|Publication number||US3495263 A|
|Publication date||Feb 10, 1970|
|Filing date||Dec 6, 1967|
|Priority date||Dec 6, 1967|
|Publication number||US 3495263 A, US 3495263A, US-A-3495263, US3495263 A, US3495263A|
|Inventors||Amitay Noach, Hohmann Gerald D|
|Original Assignee||Us Army|
|Export Citation||BiBTeX, EndNote, RefMan|
|Patent Citations (2), Referenced by (14), Classifications (8)|
|External Links: USPTO, USPTO Assignment, Espacenet|
PHASED ARRAY ANTENNA SYSTEM Filed Dec. 6. 1967 24 26 I3 DIRECTIONAL 3db M 54 43 DIRECTIONAL u '5 42 COUPLER W46b 3db M DIRECTIONAL 46 COUPLER 54 43 \44 49 46b\ FIG. I PAIRS OF ORTHOGONAL RADIATORS ADDITIONAL PHASE SHIFT IN SHORTED LEADS OF ONE-HALF OF THE DIRECTIONAL COUPLERS 3,495,263 Patented Feb. 10, 1970 US. Cl. 343-777 4 Claims ABSTRACT OF THE DISCLOSURE A system for controlling the reradiation of the reflected cross polarized mode in phased array radar antennas wherein two orthogonally polarized waves can be transmitted. This reradiation is controlled by transmitting the cross polarized reflected power of a number of elements 180 out of phase with the reflected power of a like number of elements.
Background of the invention This invention relates to the defocusing of orthogonalmode radiation in a phased array radar transmitter antenna.
Many phased array radar antennas are designed to transmit two orthogonally polarized waves, for example, two circularly polarized waves. This may be accomplished by connecting the two output terminals of a 3 db directional coupler to two linearly polarized probes in an antenna element which are in space quadrature. One input terminal of the coupler is excited while the second one, in general, is terminated in order to absorb the opposite sense of polarization and thus preserve polarization purity and reduce system degradation.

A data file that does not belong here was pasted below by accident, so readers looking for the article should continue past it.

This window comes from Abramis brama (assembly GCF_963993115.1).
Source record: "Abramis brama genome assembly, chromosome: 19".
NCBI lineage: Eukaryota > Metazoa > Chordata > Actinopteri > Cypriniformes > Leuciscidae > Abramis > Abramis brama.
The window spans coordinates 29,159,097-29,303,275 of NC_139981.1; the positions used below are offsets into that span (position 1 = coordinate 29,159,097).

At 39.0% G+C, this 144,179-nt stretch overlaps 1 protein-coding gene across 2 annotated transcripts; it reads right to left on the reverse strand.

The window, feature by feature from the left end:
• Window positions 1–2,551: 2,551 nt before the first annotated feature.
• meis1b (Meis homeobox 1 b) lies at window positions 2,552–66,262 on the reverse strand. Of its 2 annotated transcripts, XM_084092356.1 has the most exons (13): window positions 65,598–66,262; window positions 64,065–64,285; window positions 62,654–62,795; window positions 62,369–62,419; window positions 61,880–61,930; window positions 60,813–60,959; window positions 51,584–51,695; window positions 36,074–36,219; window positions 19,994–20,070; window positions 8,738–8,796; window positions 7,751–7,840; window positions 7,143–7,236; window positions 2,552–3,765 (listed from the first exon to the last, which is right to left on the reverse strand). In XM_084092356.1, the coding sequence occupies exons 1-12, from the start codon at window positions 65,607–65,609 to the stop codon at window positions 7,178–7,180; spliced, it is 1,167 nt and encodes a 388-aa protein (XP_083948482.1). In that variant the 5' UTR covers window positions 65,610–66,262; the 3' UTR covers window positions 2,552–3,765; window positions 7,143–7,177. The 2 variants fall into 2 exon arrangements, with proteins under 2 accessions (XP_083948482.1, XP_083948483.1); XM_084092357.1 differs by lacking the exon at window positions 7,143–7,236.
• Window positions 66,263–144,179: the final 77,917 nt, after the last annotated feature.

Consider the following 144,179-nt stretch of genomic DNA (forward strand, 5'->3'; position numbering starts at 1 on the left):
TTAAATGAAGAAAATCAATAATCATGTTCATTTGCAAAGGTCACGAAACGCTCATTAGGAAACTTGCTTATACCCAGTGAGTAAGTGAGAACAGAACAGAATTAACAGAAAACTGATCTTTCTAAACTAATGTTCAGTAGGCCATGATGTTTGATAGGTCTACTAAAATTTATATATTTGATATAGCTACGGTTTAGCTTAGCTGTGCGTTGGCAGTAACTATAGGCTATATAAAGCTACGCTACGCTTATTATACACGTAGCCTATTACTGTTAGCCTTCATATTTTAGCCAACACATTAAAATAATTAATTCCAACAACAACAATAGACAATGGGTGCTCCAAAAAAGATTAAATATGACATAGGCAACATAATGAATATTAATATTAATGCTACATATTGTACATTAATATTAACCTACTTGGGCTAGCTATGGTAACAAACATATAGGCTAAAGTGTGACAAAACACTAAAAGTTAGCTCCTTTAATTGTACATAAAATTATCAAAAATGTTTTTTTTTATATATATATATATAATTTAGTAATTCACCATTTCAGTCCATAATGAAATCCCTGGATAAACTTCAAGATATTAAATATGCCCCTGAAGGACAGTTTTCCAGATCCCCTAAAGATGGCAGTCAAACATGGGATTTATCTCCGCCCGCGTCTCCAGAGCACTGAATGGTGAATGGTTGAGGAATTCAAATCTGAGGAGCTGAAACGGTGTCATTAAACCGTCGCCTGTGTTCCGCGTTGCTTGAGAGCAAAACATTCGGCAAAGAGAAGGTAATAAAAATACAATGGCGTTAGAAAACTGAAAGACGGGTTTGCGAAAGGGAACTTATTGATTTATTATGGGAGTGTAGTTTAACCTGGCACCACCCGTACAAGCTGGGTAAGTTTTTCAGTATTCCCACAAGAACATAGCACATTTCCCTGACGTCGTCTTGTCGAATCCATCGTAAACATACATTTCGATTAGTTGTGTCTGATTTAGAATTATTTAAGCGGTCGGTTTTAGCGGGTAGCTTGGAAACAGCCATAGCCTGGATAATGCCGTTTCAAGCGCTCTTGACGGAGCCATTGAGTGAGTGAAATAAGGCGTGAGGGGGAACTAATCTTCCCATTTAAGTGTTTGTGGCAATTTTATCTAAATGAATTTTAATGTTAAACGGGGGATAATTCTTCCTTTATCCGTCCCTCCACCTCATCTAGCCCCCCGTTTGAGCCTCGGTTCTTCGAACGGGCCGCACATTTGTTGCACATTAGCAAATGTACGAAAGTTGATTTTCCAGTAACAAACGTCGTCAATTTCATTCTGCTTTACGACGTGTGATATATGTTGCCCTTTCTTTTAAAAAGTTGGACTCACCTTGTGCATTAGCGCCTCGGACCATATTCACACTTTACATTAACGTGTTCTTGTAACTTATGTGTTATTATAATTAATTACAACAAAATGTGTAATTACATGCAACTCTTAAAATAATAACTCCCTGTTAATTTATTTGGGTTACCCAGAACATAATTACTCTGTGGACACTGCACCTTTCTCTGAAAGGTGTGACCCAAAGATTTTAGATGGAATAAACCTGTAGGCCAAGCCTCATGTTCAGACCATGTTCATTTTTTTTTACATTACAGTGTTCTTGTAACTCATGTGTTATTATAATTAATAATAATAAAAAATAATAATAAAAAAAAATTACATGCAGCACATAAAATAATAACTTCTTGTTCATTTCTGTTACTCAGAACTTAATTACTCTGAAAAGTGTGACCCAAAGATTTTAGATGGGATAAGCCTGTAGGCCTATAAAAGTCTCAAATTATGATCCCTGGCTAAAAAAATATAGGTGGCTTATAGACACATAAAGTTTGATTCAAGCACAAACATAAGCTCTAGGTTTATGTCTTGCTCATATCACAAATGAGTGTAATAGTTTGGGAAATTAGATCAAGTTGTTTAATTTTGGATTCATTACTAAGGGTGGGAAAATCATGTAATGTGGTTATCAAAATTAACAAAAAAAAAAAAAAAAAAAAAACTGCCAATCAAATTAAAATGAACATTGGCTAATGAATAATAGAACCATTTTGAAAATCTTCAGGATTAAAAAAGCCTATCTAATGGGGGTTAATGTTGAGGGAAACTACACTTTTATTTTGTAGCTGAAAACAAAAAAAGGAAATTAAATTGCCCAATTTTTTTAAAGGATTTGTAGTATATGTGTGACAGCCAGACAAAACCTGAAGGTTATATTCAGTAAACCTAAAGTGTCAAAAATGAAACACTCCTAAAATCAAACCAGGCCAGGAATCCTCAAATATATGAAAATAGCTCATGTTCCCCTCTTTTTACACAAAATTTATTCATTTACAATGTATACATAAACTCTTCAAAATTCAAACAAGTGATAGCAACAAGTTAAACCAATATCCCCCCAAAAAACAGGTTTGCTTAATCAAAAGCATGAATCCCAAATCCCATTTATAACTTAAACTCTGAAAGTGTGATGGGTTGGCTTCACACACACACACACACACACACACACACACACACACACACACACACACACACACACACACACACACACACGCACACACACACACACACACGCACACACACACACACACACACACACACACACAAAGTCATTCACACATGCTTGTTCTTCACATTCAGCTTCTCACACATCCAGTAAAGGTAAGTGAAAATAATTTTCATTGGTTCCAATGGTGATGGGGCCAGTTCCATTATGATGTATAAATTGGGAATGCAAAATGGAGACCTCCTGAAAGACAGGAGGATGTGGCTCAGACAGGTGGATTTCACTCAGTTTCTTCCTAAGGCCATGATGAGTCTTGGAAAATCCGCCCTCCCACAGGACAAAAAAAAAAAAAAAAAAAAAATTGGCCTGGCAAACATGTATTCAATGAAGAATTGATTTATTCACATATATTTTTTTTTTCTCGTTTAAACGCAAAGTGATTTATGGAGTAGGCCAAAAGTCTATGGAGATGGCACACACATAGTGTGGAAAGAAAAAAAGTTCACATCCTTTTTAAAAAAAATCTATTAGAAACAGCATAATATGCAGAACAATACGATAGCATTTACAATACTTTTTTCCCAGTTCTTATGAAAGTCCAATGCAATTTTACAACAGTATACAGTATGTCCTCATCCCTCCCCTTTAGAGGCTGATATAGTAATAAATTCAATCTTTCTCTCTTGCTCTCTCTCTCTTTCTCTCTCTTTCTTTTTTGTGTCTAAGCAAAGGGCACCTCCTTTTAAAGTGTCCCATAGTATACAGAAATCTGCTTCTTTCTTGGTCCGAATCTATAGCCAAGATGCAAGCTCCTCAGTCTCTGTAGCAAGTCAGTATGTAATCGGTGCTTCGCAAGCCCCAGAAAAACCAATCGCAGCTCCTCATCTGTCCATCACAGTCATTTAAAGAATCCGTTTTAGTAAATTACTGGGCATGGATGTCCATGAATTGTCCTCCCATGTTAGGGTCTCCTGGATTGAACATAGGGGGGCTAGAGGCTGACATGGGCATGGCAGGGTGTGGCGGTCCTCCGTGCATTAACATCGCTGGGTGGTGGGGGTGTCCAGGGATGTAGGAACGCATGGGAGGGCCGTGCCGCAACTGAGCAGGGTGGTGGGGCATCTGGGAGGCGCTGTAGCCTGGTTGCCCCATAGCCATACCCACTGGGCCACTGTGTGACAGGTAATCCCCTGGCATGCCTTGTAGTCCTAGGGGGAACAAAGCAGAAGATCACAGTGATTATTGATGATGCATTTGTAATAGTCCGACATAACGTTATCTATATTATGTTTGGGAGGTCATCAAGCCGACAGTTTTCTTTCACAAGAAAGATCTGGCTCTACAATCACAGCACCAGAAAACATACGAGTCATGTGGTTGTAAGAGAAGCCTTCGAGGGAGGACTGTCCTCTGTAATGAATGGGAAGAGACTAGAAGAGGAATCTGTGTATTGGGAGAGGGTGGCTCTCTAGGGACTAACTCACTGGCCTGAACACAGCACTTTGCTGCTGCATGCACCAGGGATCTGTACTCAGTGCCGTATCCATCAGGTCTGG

Summary of the invention In low power radars, there is no particular problem associated with the practice of terminating the orthogonal port. However, at elevated power levels the problems of dissipating the heat produced in these terminations results in a more complex and expensive element design, antenna support structure, as well as more stringent cooling requirements. Therefore, the reradiation of the orthogonal port power is a much more practical solution. When the orthogonal ports of the antenna elements are terminated by a short (or open) circuit at identical locations the reradiated power would be scattered coherently and thus affect the main beam. To avoid affecting the main beam the antenna system according to the present invention reradiates the orthogonal power of one-half of the elements 180 out of phase with the rest of the elements. The elements are arranged in circular sectors such that one-half of the elements, disposed in alternate sectors, reradiate the energy coupled into the orthogonal port 180 out of phase with respect to the remaining elements.
Brief description of the drawings FIGURE 1 is a block diagram illustration of a system for radiating two orthogonally polarized waves according to the present invention; and
FIGURE 2 is an illustration of a circular aperture with sector arrangement of orthogonal port shorts.
Description of the preferred embodiment In FIGURE 1, a radar transmitter provides excitation for input terminals 12 and 42 of groups of 3' db directional couplers 14 and 44. Transmitter 10 is connected to each of the input terminals 12 through a phase shifter 11 and a high power amplifier 15. Each coupler 14 has an antenna element 16 comprising probes 16a and 16b connected respectively to output terminals 18 and 19. The
remaining input terminal 13 is connected to a short-circuit-stub 24 through a quarter-wavelength of transmission line 26. Each coupler 44 is connected to an antenna element 46 having probes 46a and 46b at output terminals 48 and 49. The only difference in the connections for coupler 44 is that the short-circuiting stubs 54 are connected directly to input terminals 43, without the quarterwavelength of transmission line.